Banting has the edge on the snappers after the break, but Jim (Dryden) solves math sequences and Brad almost sweeps a set of questions on Montréal’s bridges. Banting is barely holding on to a 195-185 lead.

Brad knows local bridges and tightens the score.

A list question is next. It takes an interesting twist from the modern version. There are many more answers available, but the first person to buzz earns just 5 points per answer. A player from the second team can then buzz to earn 10 points for any remaining answers. Might make for some odd tactics – do you let a weaker team go first and hope they only answer 2 or 3, or do you rush in and try to exhaust the list for fewer points? Anyway, neither happened here for this list of the nine muses: Brad gets one for 5 points, and Paul gets one for 10 points. What a letdown.

The deflation may have shifted “momentum” in Banting’s favour. They make quick work of a team scramble about kinetic energy to give themselves a nice cushion for the endgame. Brad picks up 30 points between the classical music and religious books categories, but they enter the final snapper round with a Banting lead of 250-220.

Brad destroys the buzzer during the snappers. Figuratively, of course: there is no doubt that his buzzer was still functional at the end of the game. Brad buzzed in first in all but one of the 16 snappers… and only got five. Meanwhile, Banting collectively earned six snappers while buzzing in second each time. Final score, Banting Memorial 310, Dryden 270. Banting is the 1979 Reach for the Top national champion.

1979 Final score
That face when you’ve lost three straight finals…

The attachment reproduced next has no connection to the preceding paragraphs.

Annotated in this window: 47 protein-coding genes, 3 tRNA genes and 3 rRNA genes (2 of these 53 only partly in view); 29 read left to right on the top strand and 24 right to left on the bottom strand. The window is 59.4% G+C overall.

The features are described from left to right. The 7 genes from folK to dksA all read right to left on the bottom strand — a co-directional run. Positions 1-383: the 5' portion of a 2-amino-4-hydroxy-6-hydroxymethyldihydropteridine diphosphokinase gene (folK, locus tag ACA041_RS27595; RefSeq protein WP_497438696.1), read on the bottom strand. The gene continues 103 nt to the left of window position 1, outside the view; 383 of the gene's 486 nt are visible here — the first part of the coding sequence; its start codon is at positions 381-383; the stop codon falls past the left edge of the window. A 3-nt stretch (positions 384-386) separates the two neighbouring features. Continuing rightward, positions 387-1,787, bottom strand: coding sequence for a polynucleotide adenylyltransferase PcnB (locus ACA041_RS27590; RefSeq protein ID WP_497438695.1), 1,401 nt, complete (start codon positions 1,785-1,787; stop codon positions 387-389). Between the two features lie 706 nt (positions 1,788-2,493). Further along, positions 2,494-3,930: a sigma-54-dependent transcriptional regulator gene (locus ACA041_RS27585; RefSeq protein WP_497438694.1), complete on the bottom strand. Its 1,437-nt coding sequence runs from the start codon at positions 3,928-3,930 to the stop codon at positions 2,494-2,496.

Analysis of this game comes down to one thing: Brad’s buzzing. Brad’s trigger-happy finger probably cost the game; over the course of the match, Banting picked up 185 points by buzzing second to Brad. That’s more than half their score! Dryden’s team was incorrect 39 of their 64 buzzes, though some of it was guessing at the end of the question. Banting, meanwhile, was much more calm on the buzzer (20 incorrect of 52) and didn’t let Dryden pick up any points from second buzzes. A little more discipline probably could have swung three questions (and the title) Dryden’s way. I though Dryden should have had picked up more experience from their past tournaments, but instead we see the heartbreak of losing three straight finals. Neither team really impressed me with their knowledge base: Brad’s pickups on Ethiopian wars and Montréal roadworks were good, but both teams left a lot of questions dead that probably would have been taken by stronger teams from earlier in the decade. Based on scores, Cobequid was possibly the strongest team in the field, but I haven’t been able to see the match where Dryden eliminated them.

Both finalists disappeared from the national scene after this match. Banting played a bit into the SchoolReach era, but no longer competes. Dryden ending up losing northern Ontario titles to Roland Michener and Renfrew over the rest of the CBC era, and isolation from any major urban centres probably stopped them from subscribing to SchoolReach. Among other teams in the tournament, Gonzaga, Lorne Jenken, and Oak Bay had all won titles before, while Cobequid would go on to win two years later (and also in 2005).

I hope this was an interesting look at “old” Reach. I will probably do this again, considering the decent number of games out there and the time to fill in the offseason.